It's not your brain that determines whether to store calories as fat or muscle, it's the training stimulus, hormones and nutrients. If you're eating enough at meals, especially fat and protein, you don't need to snack between meals. However, there is some validity on her comment in that hunger can cause stress and that can raise cortisol which can cause increased abdominal fat storage. If you want to go into diet some more, maybe you could start a new thread in the diet section.

You can't "convert" fat to muscle. I'm going to assume that you and your trainer both know that.

Your body doesn't get "bored". It reacts to a stimulus and then adapts to be better prepared for it the next time. Eventually it stops adapting since, unless the stimulus changes, there's no need to. To keep improving you have to give your body new stimuluses and I think that's the point she was trying to make.

Instead of replacing basic exercises like squats, deadlifts, presses and pulls, just add in some additional single limbed exercises into your warmup or as finishers. It's harder to go heavy on these so it's harder to maintain your strength. You could also alternate unilateral and bilateral exercises from workout to workout.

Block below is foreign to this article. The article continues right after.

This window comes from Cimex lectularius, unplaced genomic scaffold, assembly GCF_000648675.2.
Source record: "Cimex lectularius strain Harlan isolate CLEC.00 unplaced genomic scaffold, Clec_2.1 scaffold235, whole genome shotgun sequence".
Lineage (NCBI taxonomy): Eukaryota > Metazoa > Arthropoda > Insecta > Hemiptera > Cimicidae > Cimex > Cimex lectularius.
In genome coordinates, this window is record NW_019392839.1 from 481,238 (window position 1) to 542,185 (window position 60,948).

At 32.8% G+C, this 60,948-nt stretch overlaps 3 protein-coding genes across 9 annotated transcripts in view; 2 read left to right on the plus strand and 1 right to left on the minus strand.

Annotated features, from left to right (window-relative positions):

_________________
Stu Ward
_________________
Let thy food be thy medicine, and thy medicine be thy food.~Hippocrates
Strength is the adaptation that leads to all other adaptations that you really care about - Charles Staley
_________________
Thanks TimD


Top
 Profile  
 
PostPosted: Sat Jan 07, 2012 2:41 pm 
Online
moderator
moderator
User avatar

Joined: Sat Mar 10, 2007 5:44 pm
Posts: 6410
Location: Halifax, NS
Some unilateral exercises that I do are:
Turkish get ups, single leg leg press, step ups, split squats, high kneeling squats, pistols, 1 armed dumbbell bench press, 1 arm dumbbell rows, standing 1 arm cable press, 1 arm high cable pull with external rotation, kettlebell cleans, presses, snatches, overhead carries, 1 hand barbell holds, suitcase lifts. I usually do each of these once or twice a month, maybe more for some.

_________________
Stu Ward
_________________
Let thy food be thy medicine, and thy medicine be thy food.~Hippocrates